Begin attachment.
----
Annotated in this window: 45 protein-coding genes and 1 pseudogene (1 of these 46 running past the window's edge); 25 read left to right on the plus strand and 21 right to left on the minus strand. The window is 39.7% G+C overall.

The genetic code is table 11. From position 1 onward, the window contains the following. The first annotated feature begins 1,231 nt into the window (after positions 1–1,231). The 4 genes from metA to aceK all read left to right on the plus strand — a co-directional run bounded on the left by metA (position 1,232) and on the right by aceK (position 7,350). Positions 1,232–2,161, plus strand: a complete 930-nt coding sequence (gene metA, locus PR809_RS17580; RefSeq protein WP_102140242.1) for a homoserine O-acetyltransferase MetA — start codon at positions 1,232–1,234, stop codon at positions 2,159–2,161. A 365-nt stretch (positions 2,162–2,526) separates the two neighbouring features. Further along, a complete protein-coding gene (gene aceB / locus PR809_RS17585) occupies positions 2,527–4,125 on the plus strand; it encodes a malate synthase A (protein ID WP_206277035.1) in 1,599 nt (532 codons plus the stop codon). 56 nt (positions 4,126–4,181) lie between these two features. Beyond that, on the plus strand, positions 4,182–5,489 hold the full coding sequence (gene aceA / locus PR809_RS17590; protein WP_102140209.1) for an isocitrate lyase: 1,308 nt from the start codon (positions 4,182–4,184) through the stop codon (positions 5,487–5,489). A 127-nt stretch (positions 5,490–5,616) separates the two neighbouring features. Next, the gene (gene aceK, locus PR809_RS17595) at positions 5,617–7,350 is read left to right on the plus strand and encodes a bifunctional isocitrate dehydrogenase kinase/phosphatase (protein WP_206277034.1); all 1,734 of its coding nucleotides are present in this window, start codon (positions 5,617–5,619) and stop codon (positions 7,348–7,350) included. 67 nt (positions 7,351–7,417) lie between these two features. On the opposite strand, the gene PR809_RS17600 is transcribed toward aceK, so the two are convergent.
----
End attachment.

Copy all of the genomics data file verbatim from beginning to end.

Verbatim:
Annotated in this window: 45 protein-coding genes and 1 pseudogene (1 of these 46 running past the window's edge); 25 read left to right on the plus strand and 21 right to left on the minus strand. The window is 39.7% G+C overall.

The genetic code is table 11. From position 1 onward, the window contains the following. The first annotated feature begins 1,231 nt into the window (after positions 1–1,231). The 4 genes from metA to aceK all read left to right on the plus strand — a co-directional run bounded on the left by metA (position 1,232) and on the right by aceK (position 7,350). Positions 1,232–2,161, plus strand: a complete 930-nt coding sequence (gene metA, locus PR809_RS17580; RefSeq protein WP_102140242.1) for a homoserine O-acetyltransferase MetA — start codon at positions 1,232–1,234, stop codon at positions 2,159–2,161. A 365-nt stretch (positions 2,162–2,526) separates the two neighbouring features. Further along, a complete protein-coding gene (gene aceB / locus PR809_RS17585) occupies positions 2,527–4,125 on the plus strand; it encodes a malate synthase A (protein ID WP_206277035.1) in 1,599 nt (532 codons plus the stop codon). 56 nt (positions 4,126–4,181) lie between these two features. Beyond that, on the plus strand, positions 4,182–5,489 hold the full coding sequence (gene aceA / locus PR809_RS17590; protein WP_102140209.1) for an isocitrate lyase: 1,308 nt from the start codon (positions 4,182–4,184) through the stop codon (positions 5,487–5,489). A 127-nt stretch (positions 5,490–5,616) separates the two neighbouring features. Next, the gene (gene aceK, locus PR809_RS17595) at positions 5,617–7,350 is read left to right on the plus strand and encodes a bifunctional isocitrate dehydrogenase kinase/phosphatase (protein WP_206277034.1); all 1,734 of its coding nucleotides are present in this window, start codon (positions 5,617–5,619) and stop codon (positions 7,348–7,350) included. 67 nt (positions 7,351–7,417) lie between these two features. On the opposite strand, the gene PR809_RS17600 is transcribed toward aceK, so the two are convergent.